Hello folks! Welcome back to our weekly AMA series. This week we were glad to have Aatir Abdul Rauf, Director Product Management and Marketing at vFairs.
In this AMA, Aatir answered questions about testing hypotheses and features, upskilling as a PM and important product metrics. He also shared details about his day as PM. Find all this and more below!
How do you test hypotheses and features before launching a SaaS product?
How much of your week do you spend on upskilling yourself? How was this when you started as a PM?
Around 30 minutes every day but I do it after work hours. It's impossible to weave that up-skill time in my daily schedule. I read a lot of stuff on Medium and some favourite blogs (like Ken Norton). At the start of my career, it was probably a bit more because I would need tons of perspective before embarking on specs. However, I started 12 years back when the content volume and quality wasn't as good as it is right now.
Is it better to be a generalist PM or be focused on one particular industry?
I personally prefer being a generalist PM who can carry the principles of product management across any discipline. However, every PM eventually needs to gain some specialization in the domain they operate in. Without that knowledge, they’d lose out on product strategy and competitive differentiation.
What’s one user insight that helped drive adoption significantly from your experience?
Which aspect of product management do you like the most?
Building technical user flows, logic, solutions & prototypes that eventually solve actual pain points. I love it when customers tell me "I don't know what I'd do without this." I'd say seeing a product live on production after a hectic sprint is a great feeling but positive feedback is the oxygen we live for.
What is the one belief you had when you were starting out in PM that you think is not true anymore?
I was made to believe that data is everything at the start of my career. "If the data doesn't support a theory, don't take the plunge." However, I've realized that more than being blindly data-driven, one needs to be evidence-driven and have data-informed intuition to build great products. Customer feedback is evidence, industry trends are evidence, competition is evidence.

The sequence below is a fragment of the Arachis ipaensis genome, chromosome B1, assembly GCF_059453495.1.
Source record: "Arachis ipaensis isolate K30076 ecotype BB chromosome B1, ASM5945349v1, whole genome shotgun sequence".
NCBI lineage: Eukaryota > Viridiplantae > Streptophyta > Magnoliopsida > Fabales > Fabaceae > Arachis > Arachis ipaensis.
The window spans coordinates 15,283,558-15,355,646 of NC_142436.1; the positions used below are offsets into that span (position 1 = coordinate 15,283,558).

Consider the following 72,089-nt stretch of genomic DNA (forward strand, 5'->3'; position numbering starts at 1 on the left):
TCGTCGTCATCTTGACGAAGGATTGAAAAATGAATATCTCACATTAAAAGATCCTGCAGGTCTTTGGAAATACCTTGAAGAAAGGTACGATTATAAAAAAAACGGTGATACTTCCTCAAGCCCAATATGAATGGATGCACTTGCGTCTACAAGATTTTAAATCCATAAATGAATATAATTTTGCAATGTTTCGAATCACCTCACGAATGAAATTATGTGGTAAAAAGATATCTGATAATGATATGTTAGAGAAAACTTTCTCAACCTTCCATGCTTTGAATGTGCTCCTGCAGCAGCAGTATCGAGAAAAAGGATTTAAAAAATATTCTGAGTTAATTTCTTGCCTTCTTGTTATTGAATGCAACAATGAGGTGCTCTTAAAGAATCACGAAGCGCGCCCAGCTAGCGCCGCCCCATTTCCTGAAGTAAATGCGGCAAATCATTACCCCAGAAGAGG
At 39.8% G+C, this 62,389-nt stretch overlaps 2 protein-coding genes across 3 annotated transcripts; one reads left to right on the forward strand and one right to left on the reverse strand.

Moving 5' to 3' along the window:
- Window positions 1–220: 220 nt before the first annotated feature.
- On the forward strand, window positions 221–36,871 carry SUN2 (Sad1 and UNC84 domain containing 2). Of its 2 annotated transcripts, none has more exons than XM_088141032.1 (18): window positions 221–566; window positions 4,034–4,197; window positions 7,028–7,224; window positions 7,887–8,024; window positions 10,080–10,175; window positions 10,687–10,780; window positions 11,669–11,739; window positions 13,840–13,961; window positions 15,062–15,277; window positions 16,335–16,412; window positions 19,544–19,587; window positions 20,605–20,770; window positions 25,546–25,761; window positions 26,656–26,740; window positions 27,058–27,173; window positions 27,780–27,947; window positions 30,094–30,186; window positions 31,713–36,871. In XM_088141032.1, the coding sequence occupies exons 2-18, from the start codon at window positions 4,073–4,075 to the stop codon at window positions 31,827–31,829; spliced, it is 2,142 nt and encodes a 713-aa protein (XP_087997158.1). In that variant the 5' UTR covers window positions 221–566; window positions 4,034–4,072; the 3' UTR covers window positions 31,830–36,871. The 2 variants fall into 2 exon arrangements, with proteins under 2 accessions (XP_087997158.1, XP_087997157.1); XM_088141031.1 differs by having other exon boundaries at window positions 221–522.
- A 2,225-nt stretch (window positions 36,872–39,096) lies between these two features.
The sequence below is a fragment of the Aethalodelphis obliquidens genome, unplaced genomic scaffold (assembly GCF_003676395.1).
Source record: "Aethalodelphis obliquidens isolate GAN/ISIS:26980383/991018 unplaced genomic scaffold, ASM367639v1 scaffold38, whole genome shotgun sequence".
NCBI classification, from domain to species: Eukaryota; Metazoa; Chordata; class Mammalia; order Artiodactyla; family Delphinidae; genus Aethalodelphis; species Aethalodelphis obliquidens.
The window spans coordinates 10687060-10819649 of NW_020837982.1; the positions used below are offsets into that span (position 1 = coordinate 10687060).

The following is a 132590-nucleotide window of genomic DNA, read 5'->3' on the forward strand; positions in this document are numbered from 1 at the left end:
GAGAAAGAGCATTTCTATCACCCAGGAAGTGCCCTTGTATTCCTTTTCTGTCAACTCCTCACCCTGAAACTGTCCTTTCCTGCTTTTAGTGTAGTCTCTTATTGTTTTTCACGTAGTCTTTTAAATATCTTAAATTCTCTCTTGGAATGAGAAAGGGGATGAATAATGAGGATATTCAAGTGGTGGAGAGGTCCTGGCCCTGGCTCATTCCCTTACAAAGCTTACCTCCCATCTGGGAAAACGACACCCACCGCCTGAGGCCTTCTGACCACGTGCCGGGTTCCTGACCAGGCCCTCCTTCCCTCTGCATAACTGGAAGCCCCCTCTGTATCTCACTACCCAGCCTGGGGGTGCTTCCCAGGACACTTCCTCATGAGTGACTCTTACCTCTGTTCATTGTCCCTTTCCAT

How important role does interviewing potential stakeholders play while building product strategy?
Extremely important considering the fact that you simply can't move to build anything unless you have spent time with your stakeholders and interviewed them systematically. Craft a questionnaire and understand underlying jobs-tobe-done and motivations for the stakeholder. This information when consolidated across multiple stakeholders then becomes the basis of your hypothesis and future product development. The worst thing a PM can do is to conjecture in a silo without validation.
For beginners breaking into PM, how does one navigate between product marketing and product management?
What are usually the most important business and product metrics for a B2B SaaS company?
How does feature experimentation (A/B testing) differ in B2B SaaS products in comparison to B2C software products?
B2C products which have scale produce results far quicker because of the traffic footprint. A/B tests conclude in a few weeks’ time with enough statistical confidence. In my experience, B2B has a much lower volume which means tests run for longer. Because of this, the iterative process in B2B involves a lot of upfront validation with customers, rather than hyper-quick "test and trial."
How does a day as a PM look like at VFairs?
It really depends on what area you are working on but generally:
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In this AMA, Aatir answered questions about testing hypotheses and features, upskilling as a PM, and important product metrics. He also shared details about his day as PM. Find all this and more below!
In this AMA, Vaibhav answered questions about important product management skills to break into a PM role. He also shared about customer needs and essential metrics to be tracked.